Delays to the operation of a new unitary patent and Unified Patent Court (UPC) system in Europe will hopefully be measured in months, not years, according to a new statement issued by the body tasked with laying the foundations for the new judicial system to take effect.
UPC Preparatory Committee chairman Alexander Ramsay outlined a tentative new timetable for the reforms on Tuesday. The statement is the clearest indication the Committee has given since January of the likely timeframe for the unitary patent and UPC reforms to take effect.
Ramsay welcomed the fact that the UK has now laid legislation necessary to ratify the UPC reforms before the country’s parliament, and confirmed Estonia is also moving closer to ratification. However, he flagged the need for three other EU countries, including Germany, to ratify before the UPC can become operational. He mentioned the uncertainty around German ratification caused by the fact a legal challenge has been brought against news laws passed recently by the country’s parliament. That legal challenge concerns whether those laws are constitutional.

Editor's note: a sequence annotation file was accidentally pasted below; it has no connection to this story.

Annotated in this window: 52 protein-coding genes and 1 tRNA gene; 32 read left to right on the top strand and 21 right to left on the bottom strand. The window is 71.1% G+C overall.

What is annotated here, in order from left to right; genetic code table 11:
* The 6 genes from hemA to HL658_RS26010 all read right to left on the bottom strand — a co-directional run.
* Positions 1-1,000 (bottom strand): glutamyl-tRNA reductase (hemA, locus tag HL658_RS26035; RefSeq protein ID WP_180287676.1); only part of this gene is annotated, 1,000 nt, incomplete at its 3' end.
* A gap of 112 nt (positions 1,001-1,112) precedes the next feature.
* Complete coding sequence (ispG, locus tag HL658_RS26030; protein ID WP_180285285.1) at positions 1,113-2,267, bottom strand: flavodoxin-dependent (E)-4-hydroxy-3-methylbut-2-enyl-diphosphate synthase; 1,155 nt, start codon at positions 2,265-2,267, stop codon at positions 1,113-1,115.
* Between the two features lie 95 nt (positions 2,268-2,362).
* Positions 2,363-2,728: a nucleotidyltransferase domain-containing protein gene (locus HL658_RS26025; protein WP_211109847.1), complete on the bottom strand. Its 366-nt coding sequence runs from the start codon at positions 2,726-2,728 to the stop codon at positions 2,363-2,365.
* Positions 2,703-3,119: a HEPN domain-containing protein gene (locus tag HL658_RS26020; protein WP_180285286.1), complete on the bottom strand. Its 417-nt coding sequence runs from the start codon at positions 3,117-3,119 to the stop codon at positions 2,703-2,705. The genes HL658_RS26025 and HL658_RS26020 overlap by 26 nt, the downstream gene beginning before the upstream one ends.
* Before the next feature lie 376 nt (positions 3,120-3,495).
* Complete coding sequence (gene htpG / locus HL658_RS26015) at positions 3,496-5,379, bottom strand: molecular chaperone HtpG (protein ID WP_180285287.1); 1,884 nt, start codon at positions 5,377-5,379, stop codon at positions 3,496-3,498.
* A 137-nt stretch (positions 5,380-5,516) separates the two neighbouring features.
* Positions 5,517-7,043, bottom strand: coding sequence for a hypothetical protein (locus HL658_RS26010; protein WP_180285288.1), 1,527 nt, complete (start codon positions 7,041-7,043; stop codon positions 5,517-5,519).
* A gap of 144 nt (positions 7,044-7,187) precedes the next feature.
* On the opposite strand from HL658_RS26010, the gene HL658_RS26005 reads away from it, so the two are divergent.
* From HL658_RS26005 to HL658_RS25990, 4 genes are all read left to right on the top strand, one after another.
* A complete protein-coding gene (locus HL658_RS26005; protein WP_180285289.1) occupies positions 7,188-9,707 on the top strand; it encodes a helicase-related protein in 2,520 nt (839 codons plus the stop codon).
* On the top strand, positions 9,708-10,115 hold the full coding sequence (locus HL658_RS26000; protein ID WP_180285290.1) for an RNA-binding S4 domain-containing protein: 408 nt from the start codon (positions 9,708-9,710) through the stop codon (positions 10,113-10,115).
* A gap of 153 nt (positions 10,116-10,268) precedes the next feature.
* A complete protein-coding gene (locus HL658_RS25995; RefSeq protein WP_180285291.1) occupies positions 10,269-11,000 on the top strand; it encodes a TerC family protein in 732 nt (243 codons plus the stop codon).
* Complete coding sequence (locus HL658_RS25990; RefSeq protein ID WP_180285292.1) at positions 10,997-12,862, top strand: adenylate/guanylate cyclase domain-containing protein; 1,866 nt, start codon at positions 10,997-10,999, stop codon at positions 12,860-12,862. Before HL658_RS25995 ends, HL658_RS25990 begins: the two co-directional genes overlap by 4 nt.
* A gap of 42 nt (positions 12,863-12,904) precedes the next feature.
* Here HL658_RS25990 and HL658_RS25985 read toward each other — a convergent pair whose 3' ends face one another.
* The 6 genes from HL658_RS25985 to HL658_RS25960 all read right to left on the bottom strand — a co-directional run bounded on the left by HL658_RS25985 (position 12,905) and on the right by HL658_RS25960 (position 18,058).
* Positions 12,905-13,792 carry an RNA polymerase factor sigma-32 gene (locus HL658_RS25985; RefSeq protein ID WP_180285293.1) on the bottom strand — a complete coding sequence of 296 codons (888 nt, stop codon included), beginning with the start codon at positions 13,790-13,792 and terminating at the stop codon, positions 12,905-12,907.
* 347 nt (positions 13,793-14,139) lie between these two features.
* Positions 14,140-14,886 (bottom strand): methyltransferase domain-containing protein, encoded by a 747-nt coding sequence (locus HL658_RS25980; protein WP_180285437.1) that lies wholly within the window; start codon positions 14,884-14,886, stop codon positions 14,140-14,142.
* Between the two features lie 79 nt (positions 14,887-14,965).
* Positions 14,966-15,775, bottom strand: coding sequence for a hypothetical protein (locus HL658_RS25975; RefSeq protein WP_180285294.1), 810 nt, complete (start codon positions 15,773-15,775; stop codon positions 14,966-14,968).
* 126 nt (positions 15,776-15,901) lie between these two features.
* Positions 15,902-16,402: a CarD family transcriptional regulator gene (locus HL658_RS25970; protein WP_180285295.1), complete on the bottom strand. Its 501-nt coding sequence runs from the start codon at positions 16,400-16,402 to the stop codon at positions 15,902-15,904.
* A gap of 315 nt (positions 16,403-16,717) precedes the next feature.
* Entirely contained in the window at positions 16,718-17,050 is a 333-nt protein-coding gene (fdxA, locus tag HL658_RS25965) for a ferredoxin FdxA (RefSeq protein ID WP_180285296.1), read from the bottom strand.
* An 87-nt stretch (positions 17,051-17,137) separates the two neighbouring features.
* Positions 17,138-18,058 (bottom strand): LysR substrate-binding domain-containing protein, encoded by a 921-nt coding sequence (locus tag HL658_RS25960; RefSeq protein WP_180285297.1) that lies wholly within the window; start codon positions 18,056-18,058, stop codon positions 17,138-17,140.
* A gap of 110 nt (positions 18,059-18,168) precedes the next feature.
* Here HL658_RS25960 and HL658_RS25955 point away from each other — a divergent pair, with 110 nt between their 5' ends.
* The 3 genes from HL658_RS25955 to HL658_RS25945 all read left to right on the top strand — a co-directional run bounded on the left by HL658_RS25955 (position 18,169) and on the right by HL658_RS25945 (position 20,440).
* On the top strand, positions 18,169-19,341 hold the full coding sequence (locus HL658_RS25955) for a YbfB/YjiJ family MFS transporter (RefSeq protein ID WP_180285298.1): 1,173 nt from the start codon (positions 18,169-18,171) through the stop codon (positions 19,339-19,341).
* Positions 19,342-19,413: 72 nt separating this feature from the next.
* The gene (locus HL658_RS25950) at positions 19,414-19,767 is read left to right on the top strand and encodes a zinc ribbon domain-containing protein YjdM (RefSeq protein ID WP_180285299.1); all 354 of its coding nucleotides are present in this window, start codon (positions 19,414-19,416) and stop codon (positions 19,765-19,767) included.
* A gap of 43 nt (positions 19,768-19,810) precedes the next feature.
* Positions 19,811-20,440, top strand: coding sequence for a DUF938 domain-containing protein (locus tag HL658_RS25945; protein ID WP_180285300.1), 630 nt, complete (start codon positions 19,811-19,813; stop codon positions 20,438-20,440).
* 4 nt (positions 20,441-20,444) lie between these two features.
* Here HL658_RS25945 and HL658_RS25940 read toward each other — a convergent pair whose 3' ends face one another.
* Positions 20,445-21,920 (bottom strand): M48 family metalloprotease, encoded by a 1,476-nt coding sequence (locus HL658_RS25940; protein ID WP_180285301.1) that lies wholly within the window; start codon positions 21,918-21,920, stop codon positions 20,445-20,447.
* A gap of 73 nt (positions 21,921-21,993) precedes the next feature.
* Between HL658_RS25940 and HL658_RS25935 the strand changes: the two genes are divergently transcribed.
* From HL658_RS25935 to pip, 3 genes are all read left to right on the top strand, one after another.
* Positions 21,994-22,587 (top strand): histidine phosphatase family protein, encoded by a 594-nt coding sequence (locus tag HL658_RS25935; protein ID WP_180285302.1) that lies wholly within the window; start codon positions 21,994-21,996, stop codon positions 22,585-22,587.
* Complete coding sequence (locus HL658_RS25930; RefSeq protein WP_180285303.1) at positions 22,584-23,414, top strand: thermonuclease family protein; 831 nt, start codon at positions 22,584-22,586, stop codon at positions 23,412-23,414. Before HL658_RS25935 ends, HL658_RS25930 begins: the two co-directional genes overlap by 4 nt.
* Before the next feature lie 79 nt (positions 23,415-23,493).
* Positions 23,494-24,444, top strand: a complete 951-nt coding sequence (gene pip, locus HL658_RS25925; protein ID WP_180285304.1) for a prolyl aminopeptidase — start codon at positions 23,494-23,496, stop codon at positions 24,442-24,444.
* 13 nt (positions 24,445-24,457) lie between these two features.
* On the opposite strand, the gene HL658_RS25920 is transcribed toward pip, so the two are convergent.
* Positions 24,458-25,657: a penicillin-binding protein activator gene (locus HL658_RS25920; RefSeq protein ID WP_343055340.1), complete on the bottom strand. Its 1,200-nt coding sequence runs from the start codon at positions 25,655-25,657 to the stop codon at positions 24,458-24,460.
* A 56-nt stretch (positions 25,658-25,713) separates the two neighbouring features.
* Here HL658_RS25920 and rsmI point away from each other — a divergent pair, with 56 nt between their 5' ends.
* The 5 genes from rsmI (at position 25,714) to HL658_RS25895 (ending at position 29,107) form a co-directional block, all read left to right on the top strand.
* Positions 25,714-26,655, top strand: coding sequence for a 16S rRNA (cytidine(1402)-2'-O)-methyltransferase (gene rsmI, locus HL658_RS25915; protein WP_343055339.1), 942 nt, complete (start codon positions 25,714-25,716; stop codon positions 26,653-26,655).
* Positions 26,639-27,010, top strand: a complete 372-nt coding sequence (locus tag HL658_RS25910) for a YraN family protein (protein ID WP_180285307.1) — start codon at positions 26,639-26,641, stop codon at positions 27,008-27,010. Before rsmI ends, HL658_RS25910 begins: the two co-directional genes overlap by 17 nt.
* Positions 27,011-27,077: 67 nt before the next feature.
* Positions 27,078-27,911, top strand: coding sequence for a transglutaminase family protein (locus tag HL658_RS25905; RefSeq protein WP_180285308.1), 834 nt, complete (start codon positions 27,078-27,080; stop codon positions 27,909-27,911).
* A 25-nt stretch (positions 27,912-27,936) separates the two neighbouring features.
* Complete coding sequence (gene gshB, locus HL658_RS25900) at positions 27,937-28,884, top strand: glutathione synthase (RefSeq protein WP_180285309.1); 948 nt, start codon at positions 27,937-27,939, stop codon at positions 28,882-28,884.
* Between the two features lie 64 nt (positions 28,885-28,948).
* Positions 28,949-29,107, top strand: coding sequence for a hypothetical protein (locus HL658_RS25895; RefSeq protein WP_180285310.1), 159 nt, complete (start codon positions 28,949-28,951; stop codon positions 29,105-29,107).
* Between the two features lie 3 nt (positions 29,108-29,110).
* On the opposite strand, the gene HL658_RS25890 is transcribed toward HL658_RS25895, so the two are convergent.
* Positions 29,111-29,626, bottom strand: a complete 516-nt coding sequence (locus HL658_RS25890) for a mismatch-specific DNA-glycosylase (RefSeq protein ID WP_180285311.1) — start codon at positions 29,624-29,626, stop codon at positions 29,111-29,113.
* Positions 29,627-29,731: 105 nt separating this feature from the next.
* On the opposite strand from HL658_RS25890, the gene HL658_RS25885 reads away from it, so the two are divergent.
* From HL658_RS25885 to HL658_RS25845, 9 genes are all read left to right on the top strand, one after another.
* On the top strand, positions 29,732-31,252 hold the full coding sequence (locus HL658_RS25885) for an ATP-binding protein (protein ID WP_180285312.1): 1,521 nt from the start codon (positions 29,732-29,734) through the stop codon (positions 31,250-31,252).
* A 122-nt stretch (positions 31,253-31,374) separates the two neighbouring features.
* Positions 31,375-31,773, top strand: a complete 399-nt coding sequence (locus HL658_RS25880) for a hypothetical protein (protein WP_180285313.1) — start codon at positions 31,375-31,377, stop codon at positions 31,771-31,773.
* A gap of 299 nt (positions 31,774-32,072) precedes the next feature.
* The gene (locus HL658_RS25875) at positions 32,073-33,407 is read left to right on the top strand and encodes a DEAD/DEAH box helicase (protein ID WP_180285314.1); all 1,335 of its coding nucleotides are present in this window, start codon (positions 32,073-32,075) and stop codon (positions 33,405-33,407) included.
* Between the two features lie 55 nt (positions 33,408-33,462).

Ramsay said it was difficult to be precise about the timetable for reforms given the continuing uncertainty, but did explain what timescales he hoped could be worked to.
“Under the current circumstances it is difficult to maintain a definitive starting date for the period of provisional application,” Ramsay said. “However, I am hopeful the situation regarding the constitutional complaint in Germany will be resolved rather quickly and therefore I am hopeful that the period of provisional application can start during the autumn 2017 which would mean that the sunrise period for the opt out procedure would start early 2018 followed by the entry into force of the UPCA and the UPC becoming operational.”
“A more detailed timetable will be communicated … as soon as the picture is clearer,” he said.